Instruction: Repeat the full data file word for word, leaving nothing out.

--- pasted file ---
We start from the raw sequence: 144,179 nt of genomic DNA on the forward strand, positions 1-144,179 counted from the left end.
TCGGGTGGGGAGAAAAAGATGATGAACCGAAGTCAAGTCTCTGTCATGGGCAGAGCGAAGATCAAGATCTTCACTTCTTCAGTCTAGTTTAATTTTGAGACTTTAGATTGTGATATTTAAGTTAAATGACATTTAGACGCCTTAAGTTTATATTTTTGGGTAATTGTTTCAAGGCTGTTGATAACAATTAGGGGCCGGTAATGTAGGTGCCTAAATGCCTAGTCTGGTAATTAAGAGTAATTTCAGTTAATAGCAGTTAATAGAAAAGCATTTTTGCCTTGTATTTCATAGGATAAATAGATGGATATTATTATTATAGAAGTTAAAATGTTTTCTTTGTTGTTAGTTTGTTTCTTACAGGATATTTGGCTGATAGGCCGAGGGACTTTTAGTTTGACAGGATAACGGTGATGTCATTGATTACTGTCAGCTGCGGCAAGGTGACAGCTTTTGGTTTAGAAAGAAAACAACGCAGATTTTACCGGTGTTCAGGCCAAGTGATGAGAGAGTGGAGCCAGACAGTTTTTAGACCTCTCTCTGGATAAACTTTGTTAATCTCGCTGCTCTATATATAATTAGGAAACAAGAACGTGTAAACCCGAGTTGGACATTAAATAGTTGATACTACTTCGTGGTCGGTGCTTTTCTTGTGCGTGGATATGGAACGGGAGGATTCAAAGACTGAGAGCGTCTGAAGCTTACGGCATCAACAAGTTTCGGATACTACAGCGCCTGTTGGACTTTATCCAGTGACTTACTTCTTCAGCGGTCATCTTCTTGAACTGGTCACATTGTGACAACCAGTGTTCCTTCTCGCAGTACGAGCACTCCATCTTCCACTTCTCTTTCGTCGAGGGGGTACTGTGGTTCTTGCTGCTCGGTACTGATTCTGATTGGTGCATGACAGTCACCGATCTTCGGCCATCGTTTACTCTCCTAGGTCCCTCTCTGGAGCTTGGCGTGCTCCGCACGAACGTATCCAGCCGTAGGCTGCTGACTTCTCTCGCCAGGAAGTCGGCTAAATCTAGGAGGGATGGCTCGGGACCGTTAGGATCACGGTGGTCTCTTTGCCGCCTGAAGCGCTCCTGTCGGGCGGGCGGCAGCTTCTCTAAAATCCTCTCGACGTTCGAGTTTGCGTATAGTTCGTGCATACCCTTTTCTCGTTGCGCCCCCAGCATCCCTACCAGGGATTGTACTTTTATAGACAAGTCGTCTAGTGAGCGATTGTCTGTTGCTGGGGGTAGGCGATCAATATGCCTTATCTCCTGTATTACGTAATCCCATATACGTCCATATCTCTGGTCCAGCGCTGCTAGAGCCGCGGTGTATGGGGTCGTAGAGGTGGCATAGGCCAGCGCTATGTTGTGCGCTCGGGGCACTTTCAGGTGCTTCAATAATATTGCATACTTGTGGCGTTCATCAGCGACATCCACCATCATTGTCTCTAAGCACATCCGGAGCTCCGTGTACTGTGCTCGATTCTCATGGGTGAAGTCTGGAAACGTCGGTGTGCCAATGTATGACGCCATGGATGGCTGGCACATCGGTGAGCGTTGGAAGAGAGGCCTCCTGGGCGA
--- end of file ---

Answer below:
We start from the raw sequence: 144,179 nt of genomic DNA on the forward strand, positions 1-144,179 counted from the left end.
TCGGGTGGGGAGAAAAAGATGATGAACCGAAGTCAAGTCTCTGTCATGGGCAGAGCGAAGATCAAGATCTTCACTTCTTCAGTCTAGTTTAATTTTGAGACTTTAGATTGTGATATTTAAGTTAAATGACATTTAGACGCCTTAAGTTTATATTTTTGGGTAATTGTTTCAAGGCTGTTGATAACAATTAGGGGCCGGTAATGTAGGTGCCTAAATGCCTAGTCTGGTAATTAAGAGTAATTTCAGTTAATAGCAGTTAATAGAAAAGCATTTTTGCCTTGTATTTCATAGGATAAATAGATGGATATTATTATTATAGAAGTTAAAATGTTTTCTTTGTTGTTAGTTTGTTTCTTACAGGATATTTGGCTGATAGGCCGAGGGACTTTTAGTTTGACAGGATAACGGTGATGTCATTGATTACTGTCAGCTGCGGCAAGGTGACAGCTTTTGGTTTAGAAAGAAAACAACGCAGATTTTACCGGTGTTCAGGCCAAGTGATGAGAGAGTGGAGCCAGACAGTTTTTAGACCTCTCTCTGGATAAACTTTGTTAATCTCGCTGCTCTATATATAATTAGGAAACAAGAACGTGTAAACCCGAGTTGGACATTAAATAGTTGATACTACTTCGTGGTCGGTGCTTTTCTTGTGCGTGGATATGGAACGGGAGGATTCAAAGACTGAGAGCGTCTGAAGCTTACGGCATCAACAAGTTTCGGATACTACAGCGCCTGTTGGACTTTATCCAGTGACTTACTTCTTCAGCGGTCATCTTCTTGAACTGGTCACATTGTGACAACCAGTGTTCCTTCTCGCAGTACGAGCACTCCATCTTCCACTTCTCTTTCGTCGAGGGGGTACTGTGGTTCTTGCTGCTCGGTACTGATTCTGATTGGTGCATGACAGTCACCGATCTTCGGCCATCGTTTACTCTCCTAGGTCCCTCTCTGGAGCTTGGCGTGCTCCGCACGAACGTATCCAGCCGTAGGCTGCTGACTTCTCTCGCCAGGAAGTCGGCTAAATCTAGGAGGGATGGCTCGGGACCGTTAGGATCACGGTGGTCTCTTTGCCGCCTGAAGCGCTCCTGTCGGGCGGGCGGCAGCTTCTCTAAAATCCTCTCGACGTTCGAGTTTGCGTATAGTTCGTGCATACCCTTTTCTCGTTGCGCCCCCAGCATCCCTACCAGGGATTGTACTTTTATAGACAAGTCGTCTAGTGAGCGATTGTCTGTTGCTGGGGGTAGGCGATCAATATGCCTTATCTCCTGTATTACGTAATCCCATATACGTCCATATCTCTGGTCCAGCGCTGCTAGAGCCGCGGTGTATGGGGTCGTAGAGGTGGCATAGGCCAGCGCTATGTTGTGCGCTCGGGGCACTTTCAGGTGCTTCAATAATATTGCATACTTGTGGCGTTCATCAGCGACATCCACCATCATTGTCTCTAAGCACATCCGGAGCTCCGTGTACTGTGCTCGATTCTCATGGGTGAAGTCTGGAAACGTCGGTGTGCCAATGTATGACGCCATGGATGGCTGGCACATCGGTGAGCGTTGGAAGAGAGGCCTCCTGGGCGA